Visions of Change
Looking Forward to 2010 after a Successful 2009
As the new year begins, the Law School starts its second semester on Jan. 11. The first one could not have gone better or more smoothly. Our experienced administrators and staff did a superb job in every way.
The reaction by both students and faculty to our innovative curriculum was overwhelmingly positive. In the fall, students took classes in Lawyering Skills, the Legal Profession, Procedural Analysis, Statutory Analysis, and Common Law Analysis: Private Ordering. This spring, students will continue their classes in Lawyering Skills and the Legal Profession. They also will take classes in Constitutional Analysis, International Legal Analysis, and Common Law Analysis: Public Ordering. I am very excited to be teaching Constitutional Analysis to all 60 students in our Inaugural Class, though for most classes this year, students are in sections of 20 or 30 students.
In addition to the classes mentioned above, Prof. Henry Weinstein organized a speaker series, with one or two speakers a week talking with the students at lunch. This included some of the most renowned lawyers in Southern California and also featured a moot court by an attorney preparing for an argument in the U.S. Supreme Court. Professors Catherine Fisk and Ann Southworth also brought in panels of speakers as part of the Legal Profession classes. Many students remarked to me that the speakers were among the best part of their first semester of law school. This will continue in the spring with a full slate of speakers, including another moot court for a lawyer shortly before his Supreme Court argument.
The Law School co-hosted its first major conference in the fall, an outstanding conference on environmental law. Prof. Alejandro Camacho presented one of the major papers. In the spring semester, we will hold a conference on patent law, organized by Prof. Dan Burk, and featuring many of the nation's leading experts on the subject. Additionally, there will be a conference on theory and method in legal history, organized by Professors Catherine Fisk and Chris Tomlins, which will also bring many of the country's top names in the field to the UC Irvine campus. The papers from these conferences will be published in the first issues of the UCI Law Review.
As the new year begins, I find that I am spending a great deal of my time planning for next year and the future. On Dec. 21, 2009, we publicly announced that we will provide at least a 50% scholarship to all students in the class that will enroll this fall, in August 2010. I am confident that this will help us again attract top-quality students. By all measures, the Inaugural Class is among the top 20 entering classes in the country. I am grateful to the donors who made this possible, especially Mark Robinson, who provided us with a $400,000 gift for scholarships for next year's class, which is in addition to his previous $1 million gift for scholarships.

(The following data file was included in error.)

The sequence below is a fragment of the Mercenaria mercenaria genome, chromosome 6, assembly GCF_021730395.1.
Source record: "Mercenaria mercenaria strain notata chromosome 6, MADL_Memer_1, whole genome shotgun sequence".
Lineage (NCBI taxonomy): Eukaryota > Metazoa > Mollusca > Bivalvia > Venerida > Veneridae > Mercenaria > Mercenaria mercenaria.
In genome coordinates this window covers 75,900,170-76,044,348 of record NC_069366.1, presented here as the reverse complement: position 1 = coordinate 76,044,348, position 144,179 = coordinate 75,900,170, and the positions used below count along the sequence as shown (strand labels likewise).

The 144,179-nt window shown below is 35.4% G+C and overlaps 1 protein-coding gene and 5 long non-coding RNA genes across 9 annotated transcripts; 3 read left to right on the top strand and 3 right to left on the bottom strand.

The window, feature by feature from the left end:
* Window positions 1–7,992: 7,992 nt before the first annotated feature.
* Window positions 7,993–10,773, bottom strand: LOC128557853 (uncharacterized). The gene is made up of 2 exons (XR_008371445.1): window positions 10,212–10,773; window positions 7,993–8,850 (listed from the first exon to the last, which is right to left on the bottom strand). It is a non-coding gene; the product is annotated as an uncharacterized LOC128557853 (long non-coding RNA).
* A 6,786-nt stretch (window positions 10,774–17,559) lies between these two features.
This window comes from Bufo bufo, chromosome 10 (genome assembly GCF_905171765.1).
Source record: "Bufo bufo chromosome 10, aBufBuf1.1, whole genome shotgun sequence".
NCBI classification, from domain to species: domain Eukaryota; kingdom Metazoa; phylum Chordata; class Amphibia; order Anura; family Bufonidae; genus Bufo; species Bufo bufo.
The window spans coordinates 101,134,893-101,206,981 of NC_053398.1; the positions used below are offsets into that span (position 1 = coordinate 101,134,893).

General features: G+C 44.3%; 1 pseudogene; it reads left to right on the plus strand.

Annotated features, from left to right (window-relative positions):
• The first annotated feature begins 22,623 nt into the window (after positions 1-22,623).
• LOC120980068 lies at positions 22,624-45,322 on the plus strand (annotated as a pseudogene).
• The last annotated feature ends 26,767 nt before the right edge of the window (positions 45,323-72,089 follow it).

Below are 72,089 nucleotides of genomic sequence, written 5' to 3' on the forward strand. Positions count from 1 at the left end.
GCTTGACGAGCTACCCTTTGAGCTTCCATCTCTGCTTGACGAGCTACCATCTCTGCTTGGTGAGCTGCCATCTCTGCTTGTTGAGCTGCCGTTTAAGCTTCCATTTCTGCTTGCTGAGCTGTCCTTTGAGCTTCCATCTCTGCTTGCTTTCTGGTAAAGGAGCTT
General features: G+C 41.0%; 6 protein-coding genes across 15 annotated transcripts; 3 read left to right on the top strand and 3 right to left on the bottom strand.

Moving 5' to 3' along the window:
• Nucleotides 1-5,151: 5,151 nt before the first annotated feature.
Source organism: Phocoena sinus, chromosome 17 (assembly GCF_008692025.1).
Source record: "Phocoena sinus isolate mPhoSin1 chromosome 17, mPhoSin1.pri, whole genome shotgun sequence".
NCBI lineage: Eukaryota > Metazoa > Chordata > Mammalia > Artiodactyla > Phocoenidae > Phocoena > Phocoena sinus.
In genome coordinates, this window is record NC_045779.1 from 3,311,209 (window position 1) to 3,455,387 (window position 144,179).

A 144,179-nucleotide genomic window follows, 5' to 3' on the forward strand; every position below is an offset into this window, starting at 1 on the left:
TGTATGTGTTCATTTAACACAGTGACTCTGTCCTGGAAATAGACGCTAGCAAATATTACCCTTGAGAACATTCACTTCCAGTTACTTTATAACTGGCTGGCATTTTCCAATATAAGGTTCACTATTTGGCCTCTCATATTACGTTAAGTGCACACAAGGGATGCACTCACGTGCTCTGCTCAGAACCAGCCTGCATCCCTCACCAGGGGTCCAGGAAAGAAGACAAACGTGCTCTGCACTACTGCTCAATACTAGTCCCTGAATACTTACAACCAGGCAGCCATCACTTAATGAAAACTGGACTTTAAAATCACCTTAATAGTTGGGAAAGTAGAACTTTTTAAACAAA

We are in the midst of hiring at least four new faculty members. A number of outstanding candidates, both experienced professors and those beginning their careers as law teachers, have been to campus to meet the faculty and students. Students are an integral part of the hiring process: They meet each candidate, attend the presentations by the candidates, and provide important views for the hiring process.
We also are in the process of continuing the construction of facilities. By the time our next school year starts in August, we will have several new classrooms of various sizes, additional faculty offices, and a new student lounge. The facilities, especially the terrific Law Library, are among the school's great strengths.
The start of the new year is a time to pause and reflect on all that we have accomplished so far, and also to feel enormous excitement about what lies ahead in the months to come. It is truly thrilling to be a part of this.
Jan. 5, 2010
Founding Dean and Distinguished Professor
University of California, Irvine School of Law